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Leahy/Paul and Mandatory Minimum Sentencing

Senators Patrick Leahy (D-VT) and Rand Paul (R-KY) have introduced a bill (S.619) that would effectively end mandatory minimum sentencing in federal law.  Judges would be able to sentence at any level below the minimum they wished, provided only that they explain the sentence (which should be routine anyway under existing sentencing standards).  The government would be able to appeal, but that prospect is largely both illusory--given the resistance at Main Justice to approving any sentencing appeals except in the most egregious cases--and ineffective even when it happens, given the very deferential appellate standards imposed on the circuits by Booker, Gall and Kimbrough.  The overall effect is that district judges so inclined would be able to go below the mandatory minimum whenever they wished, and almost always get away with it.
The Leahy/Paul bill is a disaster, both for US Attorneys Offices and, more importantly, for the country.  In the Eighties, Congress saw the need for mandatory sentencing guidelines and statutory minimums on top of that.  The reason for these measures was the scandalously low (and dishonest) sentencing of the Sixties and Seventies, and the accompanying explosion of the crime rate, illustrated by the numbers here.  As determinate sentencing and mandatory minimums gained traction over the last generation, the crime rate has plummeted by 50%.  Federal crime is, of course, only a small fraction of crime generally, but the significant improvement in the safety of citizens from crime both state and federal is an accomplishment to be safeguarded, not risked.
Having become complacent with our success, some in Congress have made proposals, like the Leahy/Paul bill, to go back to the bad old days of luck-of-the-draw sentencing.  If adopted, some judges would continue to adhere to mandatory minimums, but some wouldn't.  Judicial indiscipline would increase over time, just as the number and rate of non-government approved downward departures has increased over time since mandatory guidelines were overthrown eight years ago in Booker.  For the reasons I shall now explain, the ensuing one-way ratchet downhill will produce at least three perverse results.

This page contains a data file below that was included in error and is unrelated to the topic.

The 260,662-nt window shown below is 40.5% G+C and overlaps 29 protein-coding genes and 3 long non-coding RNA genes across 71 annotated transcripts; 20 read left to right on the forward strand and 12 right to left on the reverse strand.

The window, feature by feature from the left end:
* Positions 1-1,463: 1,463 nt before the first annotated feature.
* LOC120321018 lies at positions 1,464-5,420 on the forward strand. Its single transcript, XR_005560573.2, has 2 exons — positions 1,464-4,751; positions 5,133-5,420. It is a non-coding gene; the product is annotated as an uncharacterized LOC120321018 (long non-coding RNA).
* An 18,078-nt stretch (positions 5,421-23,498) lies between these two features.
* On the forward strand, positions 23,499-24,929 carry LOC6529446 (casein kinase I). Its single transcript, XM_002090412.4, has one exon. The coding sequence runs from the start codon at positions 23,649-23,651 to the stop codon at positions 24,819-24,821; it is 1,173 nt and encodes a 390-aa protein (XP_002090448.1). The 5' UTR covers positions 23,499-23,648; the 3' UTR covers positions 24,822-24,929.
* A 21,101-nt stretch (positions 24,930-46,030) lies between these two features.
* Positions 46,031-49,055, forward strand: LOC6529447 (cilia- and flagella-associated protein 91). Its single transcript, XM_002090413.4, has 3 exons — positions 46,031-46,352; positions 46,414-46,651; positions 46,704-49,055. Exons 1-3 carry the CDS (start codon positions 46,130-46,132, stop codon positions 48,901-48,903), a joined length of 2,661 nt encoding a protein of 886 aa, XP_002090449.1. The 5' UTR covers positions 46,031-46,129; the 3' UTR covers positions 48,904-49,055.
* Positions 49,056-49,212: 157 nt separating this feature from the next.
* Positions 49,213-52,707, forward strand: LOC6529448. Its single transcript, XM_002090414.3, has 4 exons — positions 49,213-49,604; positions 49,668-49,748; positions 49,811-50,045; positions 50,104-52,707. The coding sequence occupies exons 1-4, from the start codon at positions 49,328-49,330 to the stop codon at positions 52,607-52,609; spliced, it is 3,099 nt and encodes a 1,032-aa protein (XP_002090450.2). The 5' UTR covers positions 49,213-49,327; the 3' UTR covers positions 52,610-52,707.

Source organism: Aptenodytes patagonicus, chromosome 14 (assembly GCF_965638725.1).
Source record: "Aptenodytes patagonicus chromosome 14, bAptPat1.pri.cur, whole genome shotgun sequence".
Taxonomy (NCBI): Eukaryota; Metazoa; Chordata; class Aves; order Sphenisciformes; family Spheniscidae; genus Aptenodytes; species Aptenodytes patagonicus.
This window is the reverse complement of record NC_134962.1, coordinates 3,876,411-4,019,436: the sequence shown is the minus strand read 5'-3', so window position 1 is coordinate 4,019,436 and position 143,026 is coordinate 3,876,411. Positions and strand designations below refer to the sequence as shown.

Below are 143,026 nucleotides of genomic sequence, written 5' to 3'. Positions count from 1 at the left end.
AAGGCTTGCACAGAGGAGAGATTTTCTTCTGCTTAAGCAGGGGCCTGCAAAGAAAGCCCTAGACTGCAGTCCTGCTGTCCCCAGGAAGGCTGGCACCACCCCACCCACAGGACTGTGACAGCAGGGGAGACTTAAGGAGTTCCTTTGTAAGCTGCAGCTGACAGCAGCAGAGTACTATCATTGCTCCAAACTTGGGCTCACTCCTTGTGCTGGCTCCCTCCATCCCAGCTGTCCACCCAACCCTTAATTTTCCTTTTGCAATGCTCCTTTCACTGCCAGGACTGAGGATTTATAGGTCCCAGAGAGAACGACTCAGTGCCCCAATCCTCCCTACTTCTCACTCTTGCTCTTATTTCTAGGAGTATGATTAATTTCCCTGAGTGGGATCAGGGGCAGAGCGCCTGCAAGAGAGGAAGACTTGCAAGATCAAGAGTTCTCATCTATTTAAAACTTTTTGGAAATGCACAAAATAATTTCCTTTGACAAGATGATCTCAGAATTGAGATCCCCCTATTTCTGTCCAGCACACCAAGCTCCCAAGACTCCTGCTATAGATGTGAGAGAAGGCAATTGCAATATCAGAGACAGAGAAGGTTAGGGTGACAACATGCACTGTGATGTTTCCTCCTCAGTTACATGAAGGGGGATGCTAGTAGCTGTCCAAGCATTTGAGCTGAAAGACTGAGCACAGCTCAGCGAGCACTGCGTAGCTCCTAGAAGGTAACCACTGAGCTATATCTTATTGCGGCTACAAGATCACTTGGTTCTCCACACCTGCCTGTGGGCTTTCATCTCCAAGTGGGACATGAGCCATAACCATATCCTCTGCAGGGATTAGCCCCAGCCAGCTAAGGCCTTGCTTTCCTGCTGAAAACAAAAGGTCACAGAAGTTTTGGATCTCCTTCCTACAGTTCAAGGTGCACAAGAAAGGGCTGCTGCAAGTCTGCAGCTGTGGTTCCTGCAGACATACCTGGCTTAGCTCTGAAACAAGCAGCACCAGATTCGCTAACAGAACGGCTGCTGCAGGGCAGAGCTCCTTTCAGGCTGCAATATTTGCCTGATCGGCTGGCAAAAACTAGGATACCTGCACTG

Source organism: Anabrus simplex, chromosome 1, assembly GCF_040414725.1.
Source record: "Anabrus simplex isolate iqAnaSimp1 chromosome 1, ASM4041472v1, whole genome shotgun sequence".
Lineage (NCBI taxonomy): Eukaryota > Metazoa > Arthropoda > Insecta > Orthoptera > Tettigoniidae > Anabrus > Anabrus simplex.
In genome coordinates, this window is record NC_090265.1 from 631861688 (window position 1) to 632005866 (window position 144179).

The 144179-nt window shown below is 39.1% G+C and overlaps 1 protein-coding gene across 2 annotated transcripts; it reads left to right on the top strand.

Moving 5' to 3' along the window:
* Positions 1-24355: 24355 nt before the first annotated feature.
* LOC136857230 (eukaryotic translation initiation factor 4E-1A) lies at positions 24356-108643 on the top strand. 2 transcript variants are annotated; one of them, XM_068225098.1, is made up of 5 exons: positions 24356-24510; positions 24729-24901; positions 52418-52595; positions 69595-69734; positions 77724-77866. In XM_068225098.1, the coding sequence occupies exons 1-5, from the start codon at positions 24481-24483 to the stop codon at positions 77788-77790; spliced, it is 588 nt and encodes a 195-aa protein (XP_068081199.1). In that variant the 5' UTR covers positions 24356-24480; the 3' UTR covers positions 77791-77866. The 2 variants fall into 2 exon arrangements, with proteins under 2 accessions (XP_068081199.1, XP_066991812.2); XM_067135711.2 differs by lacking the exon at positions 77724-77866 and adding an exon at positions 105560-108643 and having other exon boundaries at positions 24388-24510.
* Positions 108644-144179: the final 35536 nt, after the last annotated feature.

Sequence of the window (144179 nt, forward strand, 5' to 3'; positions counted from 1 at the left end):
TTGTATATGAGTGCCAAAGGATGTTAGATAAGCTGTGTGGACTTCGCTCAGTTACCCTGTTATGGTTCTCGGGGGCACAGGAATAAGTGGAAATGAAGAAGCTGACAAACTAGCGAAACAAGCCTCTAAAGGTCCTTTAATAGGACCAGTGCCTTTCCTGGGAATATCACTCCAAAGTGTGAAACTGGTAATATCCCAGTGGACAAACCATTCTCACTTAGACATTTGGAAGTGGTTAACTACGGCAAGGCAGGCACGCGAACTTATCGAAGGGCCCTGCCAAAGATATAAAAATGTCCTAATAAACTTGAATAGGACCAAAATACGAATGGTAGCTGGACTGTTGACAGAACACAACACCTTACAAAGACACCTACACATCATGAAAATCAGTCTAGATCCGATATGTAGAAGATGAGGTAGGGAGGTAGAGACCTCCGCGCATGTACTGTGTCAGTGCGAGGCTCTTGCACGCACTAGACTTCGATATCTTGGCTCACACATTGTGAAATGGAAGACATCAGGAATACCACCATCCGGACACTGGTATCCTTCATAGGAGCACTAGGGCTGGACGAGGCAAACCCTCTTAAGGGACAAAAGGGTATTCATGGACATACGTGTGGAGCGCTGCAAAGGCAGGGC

First, it will end the rule of law in sentencing.  For those who believe that the rule of law is better than the rule of taste, this would be a loss of enormous magnitude.  And it will have on-the-ground consequences.  The ensuing discretion-trumps-everything terrain will allow ideologically-driven, defendant-friendly judges like Jack Weinstein and John Gleeson, in New York, and Mark Bennett, in Iowa, to do as they please.  It would, in other words, bring back almost unbridled discretion in sentencing (with some minimal window dressing), while driving out law.  

If there are problems with mandatory minimum sentences being too high in the occasional case (as some people of good faith believe), the way to deal with it is for Congress, in a thoughtful and selective way, to make a particular mandatory minimum lower.  It is not to create an essentially unlimited writ for judges, one at a time and on the basis of idiosyncrasy, ideology, skepticism about the government, or what have you, to do whatever they wish.  That may be many things, but law it is not.